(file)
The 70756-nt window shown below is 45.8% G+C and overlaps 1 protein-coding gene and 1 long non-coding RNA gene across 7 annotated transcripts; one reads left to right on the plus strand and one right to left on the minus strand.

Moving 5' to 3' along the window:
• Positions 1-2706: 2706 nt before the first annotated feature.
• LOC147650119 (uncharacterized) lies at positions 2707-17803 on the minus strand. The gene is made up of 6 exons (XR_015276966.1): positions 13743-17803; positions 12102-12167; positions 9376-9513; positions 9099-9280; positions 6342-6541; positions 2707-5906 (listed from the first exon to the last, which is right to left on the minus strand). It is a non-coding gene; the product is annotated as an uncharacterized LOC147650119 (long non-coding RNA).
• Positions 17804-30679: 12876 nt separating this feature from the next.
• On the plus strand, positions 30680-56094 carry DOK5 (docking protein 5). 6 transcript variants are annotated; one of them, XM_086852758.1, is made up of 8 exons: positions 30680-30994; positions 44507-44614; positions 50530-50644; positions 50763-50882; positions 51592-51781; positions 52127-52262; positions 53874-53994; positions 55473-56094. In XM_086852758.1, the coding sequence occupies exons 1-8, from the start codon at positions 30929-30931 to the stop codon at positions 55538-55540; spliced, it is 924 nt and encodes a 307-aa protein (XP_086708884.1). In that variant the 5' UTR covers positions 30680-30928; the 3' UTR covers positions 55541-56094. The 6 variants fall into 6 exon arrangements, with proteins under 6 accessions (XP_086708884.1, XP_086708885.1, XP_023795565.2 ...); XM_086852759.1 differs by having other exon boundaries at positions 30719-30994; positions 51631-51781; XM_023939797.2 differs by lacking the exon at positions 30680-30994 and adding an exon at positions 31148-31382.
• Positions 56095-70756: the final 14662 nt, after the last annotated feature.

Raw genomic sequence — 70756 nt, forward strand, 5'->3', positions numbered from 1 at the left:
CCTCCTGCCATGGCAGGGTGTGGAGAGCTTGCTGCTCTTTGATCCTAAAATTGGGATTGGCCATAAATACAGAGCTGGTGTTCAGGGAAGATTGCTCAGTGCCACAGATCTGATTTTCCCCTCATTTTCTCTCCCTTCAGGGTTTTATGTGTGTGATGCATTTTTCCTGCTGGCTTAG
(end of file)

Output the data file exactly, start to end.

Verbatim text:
The 70756-nt window shown below is 45.8% G+C and overlaps 1 protein-coding gene and 1 long non-coding RNA gene across 7 annotated transcripts; one reads left to right on the plus strand and one right to left on the minus strand.

Moving 5' to 3' along the window:
• Positions 1-2706: 2706 nt before the first annotated feature.
• LOC147650119 (uncharacterized) lies at positions 2707-17803 on the minus strand. The gene is made up of 6 exons (XR_015276966.1): positions 13743-17803; positions 12102-12167; positions 9376-9513; positions 9099-9280; positions 6342-6541; positions 2707-5906 (listed from the first exon to the last, which is right to left on the minus strand). It is a non-coding gene; the product is annotated as an uncharacterized LOC147650119 (long non-coding RNA).
• Positions 17804-30679: 12876 nt separating this feature from the next.
• On the plus strand, positions 30680-56094 carry DOK5 (docking protein 5). 6 transcript variants are annotated; one of them, XM_086852758.1, is made up of 8 exons: positions 30680-30994; positions 44507-44614; positions 50530-50644; positions 50763-50882; positions 51592-51781; positions 52127-52262; positions 53874-53994; positions 55473-56094. In XM_086852758.1, the coding sequence occupies exons 1-8, from the start codon at positions 30929-30931 to the stop codon at positions 55538-55540; spliced, it is 924 nt and encodes a 307-aa protein (XP_086708884.1). In that variant the 5' UTR covers positions 30680-30928; the 3' UTR covers positions 55541-56094. The 6 variants fall into 6 exon arrangements, with proteins under 6 accessions (XP_086708884.1, XP_086708885.1, XP_023795565.2 ...); XM_086852759.1 differs by having other exon boundaries at positions 30719-30994; positions 51631-51781; XM_023939797.2 differs by lacking the exon at positions 30680-30994 and adding an exon at positions 31148-31382.
• Positions 56095-70756: the final 14662 nt, after the last annotated feature.

Raw genomic sequence — 70756 nt, forward strand, 5'->3', positions numbered from 1 at the left:
CCTCCTGCCATGGCAGGGTGTGGAGAGCTTGCTGCTCTTTGATCCTAAAATTGGGATTGGCCATAAATACAGAGCTGGTGTTCAGGGAAGATTGCTCAGTGCCACAGATCTGATTTTCCCCTCATTTTCTCTCCCTTCAGGGTTTTATGTGTGTGATGCATTTTTCCTGCTGGCTTAG